“The trailer was smaller than our tent and we didn’t like that, but we knew we had an opportunity for housing, so we stayed,” said Wilson, who grew up in the East Bay, but was forced into homelessness after being evicted from her apartment in 2017. “Overall, the [trailer] experience was good. It was like a big trailer park right next to the Coliseum.”

But some other cities that received trailers in 2020 couldn’t follow through on providing the services necessary to make the temporary alternative housing programs successful. And some cities that requested the trailers didn’t receive any at all, according to a state data dashboard.

In San José, for instance, only 90 of the 104 trailers sent were deemed habitable upon arrival, the Mercury News reported at the start of the program, as some were missing sinks and had damaged vents.

The city spent nearly $1.3 million to repair damaged trailers and set up services and infrastructure, like water and electricity. But several months later, San José officials decided to return all 105 of its trailers and ditch the idea altogether.

“We used the trailers for a couple months, but we found the expense and operational challenges of maintaining such a large fleet of trailers were not a good fit for our city,” said Jeff Scott, spokesperson for the city’s housing department. “We transitioned our residents into other accommodations and returned the trailers to the state.”

In Monterey County, 15 trailers were set up at a county-owned park with RV hookups for water and electricity already available. But in the fall of 2022, as the COVID emergency became less dire, the trailers were decommissioned, according to Karen Smith, spokesperson with the Monterey County Public Health Department.

And even though the county continues to grapple with an acute housing shortage, the trailers are now sitting unused, in storage, she said.

Empty trailers in a housing crisis

A lineup of trailers outside.
Trailers that were brought to Oakland to be used by unhoused people remain empty on Day 30 of the coronavirus shelter-in-place order in Oakland on Wednesday, April 15, 2020. Some of the trailers had been there since a joint press conference was held with Gov. Gavin Newsom and former Mayor Libby Schaaf on Jan. 16, 2020. (Jane Tyska/Digital First Media/East Bay Times via Getty Images)

To avoid that same fate with tiny homes and other emergency housing initiatives, housing advocates say local municipalities need to receive more guidance and sustained funding from the state.

Jennifer Friedenbach, executive director of the Coalition on Homelessness in San Francisco, said Newsom’s tiny home plan feels very similar to the trailer program. “Newsom is doing these one-time investments, then asking municipalities to take it on,” she said. “The local government still has to pay for all the infrastructure costs, like pouring cement, staffing, food costs and other services. That was expensive at Pier 94 [in San Francisco].”

The wide disparity in outcomes for these short-term solutions has much to do with a lack of coordination and accountability when they are rolled out, notes McDaid Ting, of the California State Association of Counties.

“It’s so hodgepodge,” she said of the way broad homelessness initiatives, like the trailer program, have been implemented in California.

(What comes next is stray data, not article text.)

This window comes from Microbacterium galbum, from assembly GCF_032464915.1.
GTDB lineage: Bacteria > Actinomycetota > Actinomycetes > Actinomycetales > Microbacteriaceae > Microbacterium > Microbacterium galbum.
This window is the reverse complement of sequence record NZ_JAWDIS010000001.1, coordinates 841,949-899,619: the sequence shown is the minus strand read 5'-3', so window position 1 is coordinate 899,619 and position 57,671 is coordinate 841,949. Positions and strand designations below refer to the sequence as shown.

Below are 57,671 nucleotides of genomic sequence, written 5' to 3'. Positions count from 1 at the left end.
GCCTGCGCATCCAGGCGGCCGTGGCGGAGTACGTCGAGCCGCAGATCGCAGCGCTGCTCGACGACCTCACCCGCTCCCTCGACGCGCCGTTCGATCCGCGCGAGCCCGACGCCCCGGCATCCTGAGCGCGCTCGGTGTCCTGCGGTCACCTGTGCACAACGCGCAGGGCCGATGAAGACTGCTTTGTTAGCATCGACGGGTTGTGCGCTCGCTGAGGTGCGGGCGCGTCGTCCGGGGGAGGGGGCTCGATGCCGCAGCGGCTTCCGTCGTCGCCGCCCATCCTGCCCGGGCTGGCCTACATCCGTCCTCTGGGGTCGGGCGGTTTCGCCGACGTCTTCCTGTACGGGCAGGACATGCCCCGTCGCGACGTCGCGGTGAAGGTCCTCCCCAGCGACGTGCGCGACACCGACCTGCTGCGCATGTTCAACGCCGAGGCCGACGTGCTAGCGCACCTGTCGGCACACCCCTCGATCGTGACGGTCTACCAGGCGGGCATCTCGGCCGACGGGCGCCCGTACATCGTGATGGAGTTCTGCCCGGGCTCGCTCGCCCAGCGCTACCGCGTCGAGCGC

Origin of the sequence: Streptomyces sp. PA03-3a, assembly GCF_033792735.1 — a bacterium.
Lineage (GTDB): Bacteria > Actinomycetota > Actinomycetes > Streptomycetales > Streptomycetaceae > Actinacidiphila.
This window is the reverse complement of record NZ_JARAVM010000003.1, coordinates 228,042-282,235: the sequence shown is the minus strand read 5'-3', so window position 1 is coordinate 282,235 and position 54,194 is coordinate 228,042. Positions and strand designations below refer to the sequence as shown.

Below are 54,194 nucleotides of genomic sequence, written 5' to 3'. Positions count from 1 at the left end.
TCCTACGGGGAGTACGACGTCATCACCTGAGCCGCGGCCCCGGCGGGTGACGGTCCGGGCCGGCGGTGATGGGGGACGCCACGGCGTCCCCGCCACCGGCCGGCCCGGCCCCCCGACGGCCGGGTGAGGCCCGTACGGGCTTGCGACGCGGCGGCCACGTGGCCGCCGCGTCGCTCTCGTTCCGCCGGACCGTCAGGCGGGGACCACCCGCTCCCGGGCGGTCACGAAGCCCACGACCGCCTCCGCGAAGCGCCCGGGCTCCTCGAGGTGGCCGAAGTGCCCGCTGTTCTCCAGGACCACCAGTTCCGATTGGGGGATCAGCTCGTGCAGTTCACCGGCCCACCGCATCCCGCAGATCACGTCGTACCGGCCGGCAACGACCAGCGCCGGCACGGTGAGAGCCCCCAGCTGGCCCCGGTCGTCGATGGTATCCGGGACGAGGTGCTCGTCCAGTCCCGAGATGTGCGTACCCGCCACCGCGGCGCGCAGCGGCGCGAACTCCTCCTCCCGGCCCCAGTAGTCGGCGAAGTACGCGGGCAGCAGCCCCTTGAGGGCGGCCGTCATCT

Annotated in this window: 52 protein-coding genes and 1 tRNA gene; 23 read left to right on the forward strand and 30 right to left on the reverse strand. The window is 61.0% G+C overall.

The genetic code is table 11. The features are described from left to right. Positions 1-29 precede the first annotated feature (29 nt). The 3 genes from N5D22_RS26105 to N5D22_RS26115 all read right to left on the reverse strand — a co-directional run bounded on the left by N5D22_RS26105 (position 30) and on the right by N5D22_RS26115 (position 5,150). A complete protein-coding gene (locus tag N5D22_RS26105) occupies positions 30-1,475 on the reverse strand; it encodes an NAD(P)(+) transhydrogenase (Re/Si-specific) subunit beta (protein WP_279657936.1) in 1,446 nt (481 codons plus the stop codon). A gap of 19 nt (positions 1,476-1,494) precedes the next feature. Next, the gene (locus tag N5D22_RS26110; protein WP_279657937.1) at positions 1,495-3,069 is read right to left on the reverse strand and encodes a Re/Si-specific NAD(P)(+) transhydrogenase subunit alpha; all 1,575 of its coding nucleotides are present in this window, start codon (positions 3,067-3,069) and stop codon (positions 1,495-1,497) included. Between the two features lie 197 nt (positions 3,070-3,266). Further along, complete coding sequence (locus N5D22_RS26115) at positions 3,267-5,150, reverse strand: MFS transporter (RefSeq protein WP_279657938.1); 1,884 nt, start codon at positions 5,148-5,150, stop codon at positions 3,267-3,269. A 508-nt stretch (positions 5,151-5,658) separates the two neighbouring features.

McDaid Ting’s group is calling on the governor to create a master plan to address homelessness that clarifies which state, county and local agencies are responsible for managing different parts of the state’s response — from running shelters and building ample housing and safety-net programs to expanding data collection.

Newsom has so far allocated around $2.5 billion in this year’s budget to address homelessness, and has directed more than $20 billion toward the issue since taking office in 2018 — far more than any of his predecessors — according to the state Legislative Analyst’s Office.

But many advocates say that still falls far short of what is needed to provide long-term solutions to the state’s more than 171,000 unhoused people (PDF).

“The state’s homelessness crisis is so severe that the governor has called in the National Guard, and several city leaders have declared emergencies in their jurisdictions,” Cal Cities executive director and CEO Carolyn Coleman said in a statement in response to a recent survey showing that 90% of California cities don’t know how they’ll pay for homelessness services in the years ahead. “Lasting progress will be out of reach without an ongoing source of state investment in local communities.”

Tiny homes, big promises

For Newsom’s newest housing initiative, the state is planning to deliver 350 tiny homes to Sacramento, 500 to Los Angeles, 200 to San José and 150 to San Diego. The cities will own the homes and be on the hook for funding ongoing services.

In various studies, a majority of unhoused people say they prefer tiny homes and trailers to congregate shelters because they offer more privacy and security, helping residents to reestablish a greater degree of stability and confidence.

“Everyone wants their own place, the opportunity to move forward from the sidewalk to the trailer or tiny homes and into their own apartment or house. That’s the end result, that’s what we are looking for,” said Wilson, a former resident of Oakland’s Operation HomeBase program. “We came from homes. We haven’t always been homeless.”